Colorado's snow is good for more than skiing. The state's humidity and temperature also makes Colorado's man-made variety good for snow sculpting. And if you're in Breckenridge from Jan. 22 to Feb. 3, you can see just what we're talking about--the town is full of snow sculptures.
In addition to world-class skiing, the Ullr Festival tradition and a fun mountain town, Breckenridge is also home to the International Snow Sculpture Championships. Snow sculptors work on their craft for five days (65 hours altogether), get judged and then their works of art are displayed until Feb. 3, provided the weather's not too warm.
Here's how it works:
- Four-person teams are assigned a 12-foot, 20-ton block of snow that they are to sculpt from.
- Teams from around the world, 15 in total, are competing in this year's championships. The teams represent competitors that are new and seasoned to the event competition: Argentina (new), Australia, Baltic-Latvia/Estonia, Canada-Yukon, Catalonia-Spain, China, Ecuador (new), Germany, Great Britain-Wales, Iceland (new), Mexico, Mongolia (new), Singapore (new), USA-Alaska and USA-Breckenridge.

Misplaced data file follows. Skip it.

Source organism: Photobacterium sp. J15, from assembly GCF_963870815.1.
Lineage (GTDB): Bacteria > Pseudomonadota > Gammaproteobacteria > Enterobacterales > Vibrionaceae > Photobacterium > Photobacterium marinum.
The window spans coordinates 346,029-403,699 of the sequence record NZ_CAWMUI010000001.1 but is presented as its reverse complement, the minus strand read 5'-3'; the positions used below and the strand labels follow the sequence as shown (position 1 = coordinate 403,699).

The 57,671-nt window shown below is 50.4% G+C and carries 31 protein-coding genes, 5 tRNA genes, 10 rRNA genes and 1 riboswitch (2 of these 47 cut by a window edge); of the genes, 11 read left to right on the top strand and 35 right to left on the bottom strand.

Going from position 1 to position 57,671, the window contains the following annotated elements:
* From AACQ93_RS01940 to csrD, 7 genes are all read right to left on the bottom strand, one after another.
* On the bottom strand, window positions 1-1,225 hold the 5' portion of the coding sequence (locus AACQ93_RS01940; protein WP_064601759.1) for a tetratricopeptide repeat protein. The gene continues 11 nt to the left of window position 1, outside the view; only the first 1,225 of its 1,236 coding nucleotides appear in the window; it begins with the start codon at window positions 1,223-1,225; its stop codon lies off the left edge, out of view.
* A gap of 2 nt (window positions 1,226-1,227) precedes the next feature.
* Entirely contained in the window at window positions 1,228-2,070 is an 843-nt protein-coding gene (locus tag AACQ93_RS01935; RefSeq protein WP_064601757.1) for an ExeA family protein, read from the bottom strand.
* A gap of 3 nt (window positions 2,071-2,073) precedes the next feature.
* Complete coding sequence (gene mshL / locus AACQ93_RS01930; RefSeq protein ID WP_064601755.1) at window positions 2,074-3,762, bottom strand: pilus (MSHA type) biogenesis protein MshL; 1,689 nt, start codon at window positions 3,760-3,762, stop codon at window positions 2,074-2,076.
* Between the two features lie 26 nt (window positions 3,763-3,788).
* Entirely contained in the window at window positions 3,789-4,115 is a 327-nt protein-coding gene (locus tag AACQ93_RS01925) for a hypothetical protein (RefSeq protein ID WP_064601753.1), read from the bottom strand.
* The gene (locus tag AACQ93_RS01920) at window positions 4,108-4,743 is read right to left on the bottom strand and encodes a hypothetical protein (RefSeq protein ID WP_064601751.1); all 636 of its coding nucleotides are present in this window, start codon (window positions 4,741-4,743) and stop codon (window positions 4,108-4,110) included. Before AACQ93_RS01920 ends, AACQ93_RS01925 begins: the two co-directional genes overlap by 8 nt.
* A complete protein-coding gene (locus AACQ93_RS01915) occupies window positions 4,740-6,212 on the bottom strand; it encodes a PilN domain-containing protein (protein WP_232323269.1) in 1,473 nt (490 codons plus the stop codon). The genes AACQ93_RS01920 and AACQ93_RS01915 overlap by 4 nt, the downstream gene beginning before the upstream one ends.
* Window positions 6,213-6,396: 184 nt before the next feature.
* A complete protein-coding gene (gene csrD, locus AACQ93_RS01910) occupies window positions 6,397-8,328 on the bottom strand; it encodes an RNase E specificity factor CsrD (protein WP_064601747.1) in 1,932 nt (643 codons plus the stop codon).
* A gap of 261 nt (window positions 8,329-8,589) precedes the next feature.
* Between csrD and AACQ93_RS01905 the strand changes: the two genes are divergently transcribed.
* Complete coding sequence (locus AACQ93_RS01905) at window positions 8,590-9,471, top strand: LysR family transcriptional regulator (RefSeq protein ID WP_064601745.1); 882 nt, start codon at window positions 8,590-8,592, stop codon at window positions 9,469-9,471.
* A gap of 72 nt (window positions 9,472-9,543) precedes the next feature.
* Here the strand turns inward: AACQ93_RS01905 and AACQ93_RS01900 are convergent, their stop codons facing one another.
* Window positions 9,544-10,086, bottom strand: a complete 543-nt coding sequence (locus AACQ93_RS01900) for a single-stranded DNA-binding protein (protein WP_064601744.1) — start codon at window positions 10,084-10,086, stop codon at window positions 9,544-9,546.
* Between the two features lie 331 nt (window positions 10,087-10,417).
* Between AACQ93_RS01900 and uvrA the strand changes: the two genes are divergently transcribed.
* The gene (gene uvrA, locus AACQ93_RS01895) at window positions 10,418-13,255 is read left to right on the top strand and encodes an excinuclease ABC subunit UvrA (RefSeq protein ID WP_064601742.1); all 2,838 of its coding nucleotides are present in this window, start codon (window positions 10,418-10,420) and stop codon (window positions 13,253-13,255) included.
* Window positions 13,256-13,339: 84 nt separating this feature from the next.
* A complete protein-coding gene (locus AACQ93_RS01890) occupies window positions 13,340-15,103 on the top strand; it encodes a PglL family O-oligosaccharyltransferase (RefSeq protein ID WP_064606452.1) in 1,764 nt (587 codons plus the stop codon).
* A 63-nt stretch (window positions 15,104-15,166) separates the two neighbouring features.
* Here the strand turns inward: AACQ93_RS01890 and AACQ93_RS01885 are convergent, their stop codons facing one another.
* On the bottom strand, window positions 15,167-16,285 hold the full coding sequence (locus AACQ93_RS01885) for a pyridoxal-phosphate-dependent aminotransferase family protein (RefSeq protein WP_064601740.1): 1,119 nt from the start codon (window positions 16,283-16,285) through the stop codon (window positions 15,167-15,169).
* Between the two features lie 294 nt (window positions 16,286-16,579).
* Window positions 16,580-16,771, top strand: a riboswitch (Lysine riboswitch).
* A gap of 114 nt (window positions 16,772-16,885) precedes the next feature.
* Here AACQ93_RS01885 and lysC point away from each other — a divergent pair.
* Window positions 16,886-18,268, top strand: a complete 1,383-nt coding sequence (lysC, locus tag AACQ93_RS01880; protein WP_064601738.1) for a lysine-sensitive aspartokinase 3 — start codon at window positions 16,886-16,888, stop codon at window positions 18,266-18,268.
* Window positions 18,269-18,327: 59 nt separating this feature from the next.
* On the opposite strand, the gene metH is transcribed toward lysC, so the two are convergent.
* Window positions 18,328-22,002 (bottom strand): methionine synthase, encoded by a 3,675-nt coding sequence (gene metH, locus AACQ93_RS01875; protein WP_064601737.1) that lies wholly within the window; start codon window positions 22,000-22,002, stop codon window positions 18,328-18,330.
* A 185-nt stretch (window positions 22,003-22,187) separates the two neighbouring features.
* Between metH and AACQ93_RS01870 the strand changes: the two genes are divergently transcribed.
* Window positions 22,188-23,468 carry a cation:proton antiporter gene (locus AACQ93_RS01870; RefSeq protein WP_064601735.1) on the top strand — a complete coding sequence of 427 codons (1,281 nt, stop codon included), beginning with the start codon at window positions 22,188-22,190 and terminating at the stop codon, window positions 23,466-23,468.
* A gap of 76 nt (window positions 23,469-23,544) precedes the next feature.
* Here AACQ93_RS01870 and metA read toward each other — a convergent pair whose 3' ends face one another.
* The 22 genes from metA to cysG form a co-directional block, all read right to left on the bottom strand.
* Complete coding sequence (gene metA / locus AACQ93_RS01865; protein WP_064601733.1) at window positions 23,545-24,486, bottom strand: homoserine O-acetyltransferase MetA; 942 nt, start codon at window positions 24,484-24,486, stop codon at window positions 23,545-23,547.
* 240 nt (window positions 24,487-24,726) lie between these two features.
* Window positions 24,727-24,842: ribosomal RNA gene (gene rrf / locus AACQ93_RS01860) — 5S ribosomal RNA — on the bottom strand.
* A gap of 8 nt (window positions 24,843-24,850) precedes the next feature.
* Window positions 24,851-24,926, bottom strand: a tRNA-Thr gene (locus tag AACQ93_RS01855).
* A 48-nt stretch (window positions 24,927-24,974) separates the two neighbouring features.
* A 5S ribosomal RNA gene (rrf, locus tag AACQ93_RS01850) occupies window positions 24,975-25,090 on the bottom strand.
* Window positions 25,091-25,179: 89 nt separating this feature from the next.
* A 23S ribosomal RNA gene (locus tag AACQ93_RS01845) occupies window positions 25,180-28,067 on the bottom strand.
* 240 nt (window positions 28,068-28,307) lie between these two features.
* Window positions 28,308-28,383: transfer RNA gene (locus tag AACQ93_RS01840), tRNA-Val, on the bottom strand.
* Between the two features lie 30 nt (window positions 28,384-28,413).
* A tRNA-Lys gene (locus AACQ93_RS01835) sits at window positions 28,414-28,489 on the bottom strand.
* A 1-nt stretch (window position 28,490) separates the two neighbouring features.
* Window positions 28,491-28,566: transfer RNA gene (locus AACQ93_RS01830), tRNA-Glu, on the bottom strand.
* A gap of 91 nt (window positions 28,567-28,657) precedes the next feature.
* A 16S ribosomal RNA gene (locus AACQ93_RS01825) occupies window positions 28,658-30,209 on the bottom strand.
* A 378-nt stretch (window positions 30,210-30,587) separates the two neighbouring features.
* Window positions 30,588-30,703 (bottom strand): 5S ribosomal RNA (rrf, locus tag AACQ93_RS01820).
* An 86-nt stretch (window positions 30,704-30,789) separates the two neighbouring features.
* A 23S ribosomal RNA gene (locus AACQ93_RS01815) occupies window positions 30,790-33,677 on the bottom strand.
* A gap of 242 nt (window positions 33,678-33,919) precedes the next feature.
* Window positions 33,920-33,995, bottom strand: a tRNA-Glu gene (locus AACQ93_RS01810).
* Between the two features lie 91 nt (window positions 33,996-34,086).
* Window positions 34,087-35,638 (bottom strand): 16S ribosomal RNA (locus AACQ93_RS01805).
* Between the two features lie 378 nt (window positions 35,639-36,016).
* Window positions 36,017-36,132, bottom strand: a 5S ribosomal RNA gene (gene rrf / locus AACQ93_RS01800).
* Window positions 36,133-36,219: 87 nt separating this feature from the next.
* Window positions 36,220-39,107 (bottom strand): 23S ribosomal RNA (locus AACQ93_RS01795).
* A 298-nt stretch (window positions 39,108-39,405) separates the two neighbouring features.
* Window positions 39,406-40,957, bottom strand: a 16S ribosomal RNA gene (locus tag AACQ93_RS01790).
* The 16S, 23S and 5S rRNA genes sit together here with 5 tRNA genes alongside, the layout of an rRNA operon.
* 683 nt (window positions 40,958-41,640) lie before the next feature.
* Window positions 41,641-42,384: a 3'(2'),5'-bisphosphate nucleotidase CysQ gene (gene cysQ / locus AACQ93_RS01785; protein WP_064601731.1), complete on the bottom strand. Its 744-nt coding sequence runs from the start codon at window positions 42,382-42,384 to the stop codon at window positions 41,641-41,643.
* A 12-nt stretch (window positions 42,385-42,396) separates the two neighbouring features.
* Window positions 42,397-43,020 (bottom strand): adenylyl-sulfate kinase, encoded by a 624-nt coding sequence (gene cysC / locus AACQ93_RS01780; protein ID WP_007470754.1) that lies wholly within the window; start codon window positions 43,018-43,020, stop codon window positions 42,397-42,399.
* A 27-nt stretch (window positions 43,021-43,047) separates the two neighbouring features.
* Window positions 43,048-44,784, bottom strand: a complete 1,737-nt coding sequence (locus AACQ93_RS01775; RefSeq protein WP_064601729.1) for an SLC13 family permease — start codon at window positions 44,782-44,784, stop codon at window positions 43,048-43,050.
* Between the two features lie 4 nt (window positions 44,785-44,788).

- Teams have five days, 65 hours, to complete their sculptures that are based on sketches that were already submitted and approved.
- Teams create their works of art without the use of power tools, internal support structures and colorants.
- Viewers can follow their favorite team's progress here and learn more information about the event here.
- Once time has expired and the sculptures are complete, the winners are decided.
- The awards ceremony was held at 3 p.m. on Sunday, January 27. First-time competitors, Team Mongolia, won the competition as well as the people's choice and artist's choice. Team Catalonia-Spain finished second, and Team Estonia took third. Team Canada Yukon was the kid's choice winner.
For more details about the event, check out this piece. And be sure to check out the sculptures after a day on the mountain--or before you hit the slopes. The sculptures will leaving you wondering, "How'd they do that?" They might even be better than a skier's favorite mountain landscape...at least temporarily.